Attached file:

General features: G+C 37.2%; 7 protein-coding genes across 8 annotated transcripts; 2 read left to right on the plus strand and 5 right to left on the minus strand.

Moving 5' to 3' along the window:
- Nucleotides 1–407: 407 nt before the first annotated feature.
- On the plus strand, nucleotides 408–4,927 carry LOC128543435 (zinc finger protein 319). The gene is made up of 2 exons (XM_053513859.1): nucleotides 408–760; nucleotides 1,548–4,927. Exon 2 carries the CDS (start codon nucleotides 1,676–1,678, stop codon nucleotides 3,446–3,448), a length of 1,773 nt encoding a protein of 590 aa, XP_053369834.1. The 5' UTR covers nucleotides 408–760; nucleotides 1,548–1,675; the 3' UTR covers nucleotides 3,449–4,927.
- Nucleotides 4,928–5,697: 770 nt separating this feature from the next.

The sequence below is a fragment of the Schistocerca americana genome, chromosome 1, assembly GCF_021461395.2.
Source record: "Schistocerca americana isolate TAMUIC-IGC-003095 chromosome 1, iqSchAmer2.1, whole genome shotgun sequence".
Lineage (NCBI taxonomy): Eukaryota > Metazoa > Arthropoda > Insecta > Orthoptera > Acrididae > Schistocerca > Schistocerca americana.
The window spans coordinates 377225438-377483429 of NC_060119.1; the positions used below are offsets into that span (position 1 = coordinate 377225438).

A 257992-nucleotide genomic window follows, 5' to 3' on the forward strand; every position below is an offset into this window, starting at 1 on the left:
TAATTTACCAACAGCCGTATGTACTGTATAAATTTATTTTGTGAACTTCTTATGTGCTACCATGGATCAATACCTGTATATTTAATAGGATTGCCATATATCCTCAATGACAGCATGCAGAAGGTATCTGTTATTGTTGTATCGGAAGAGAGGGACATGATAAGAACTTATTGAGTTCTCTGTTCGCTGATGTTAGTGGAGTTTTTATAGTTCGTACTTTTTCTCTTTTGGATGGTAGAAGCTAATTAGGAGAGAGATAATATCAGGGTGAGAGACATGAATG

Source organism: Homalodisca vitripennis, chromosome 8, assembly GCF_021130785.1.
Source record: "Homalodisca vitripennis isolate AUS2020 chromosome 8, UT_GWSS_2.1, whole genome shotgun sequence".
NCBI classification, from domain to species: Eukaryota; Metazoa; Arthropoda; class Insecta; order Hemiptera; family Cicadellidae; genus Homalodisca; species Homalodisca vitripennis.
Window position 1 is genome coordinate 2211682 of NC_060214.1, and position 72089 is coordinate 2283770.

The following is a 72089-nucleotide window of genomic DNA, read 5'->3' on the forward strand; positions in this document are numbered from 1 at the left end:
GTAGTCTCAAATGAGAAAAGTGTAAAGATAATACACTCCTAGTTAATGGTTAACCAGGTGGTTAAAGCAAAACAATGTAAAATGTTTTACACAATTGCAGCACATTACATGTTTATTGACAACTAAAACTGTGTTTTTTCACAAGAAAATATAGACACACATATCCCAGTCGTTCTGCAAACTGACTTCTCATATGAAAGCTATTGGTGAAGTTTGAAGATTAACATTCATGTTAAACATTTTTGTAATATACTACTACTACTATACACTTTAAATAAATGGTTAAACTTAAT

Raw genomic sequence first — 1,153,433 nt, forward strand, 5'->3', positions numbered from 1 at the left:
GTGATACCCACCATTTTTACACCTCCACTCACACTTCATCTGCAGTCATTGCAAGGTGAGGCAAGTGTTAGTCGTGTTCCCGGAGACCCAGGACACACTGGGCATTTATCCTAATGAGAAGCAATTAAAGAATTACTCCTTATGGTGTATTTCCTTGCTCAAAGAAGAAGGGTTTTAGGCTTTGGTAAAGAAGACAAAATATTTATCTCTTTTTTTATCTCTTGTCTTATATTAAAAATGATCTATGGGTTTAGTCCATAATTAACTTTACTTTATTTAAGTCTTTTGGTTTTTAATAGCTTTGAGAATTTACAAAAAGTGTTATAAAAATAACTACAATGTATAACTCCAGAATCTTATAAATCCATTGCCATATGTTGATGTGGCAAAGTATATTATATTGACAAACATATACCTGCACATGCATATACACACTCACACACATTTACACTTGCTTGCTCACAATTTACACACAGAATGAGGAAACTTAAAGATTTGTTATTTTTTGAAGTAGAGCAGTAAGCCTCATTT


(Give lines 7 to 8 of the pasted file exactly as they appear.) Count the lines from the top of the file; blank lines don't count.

Source record: "Schistocerca americana isolate TAMUIC-IGC-003095 chromosome 1, iqSchAmer2.1, whole genome shotgun sequence".
Lineage (NCBI taxonomy): Eukaryota > Metazoa > Arthropoda > Insecta > Orthoptera > Acrididae > Schistocerca > Schistocerca americana.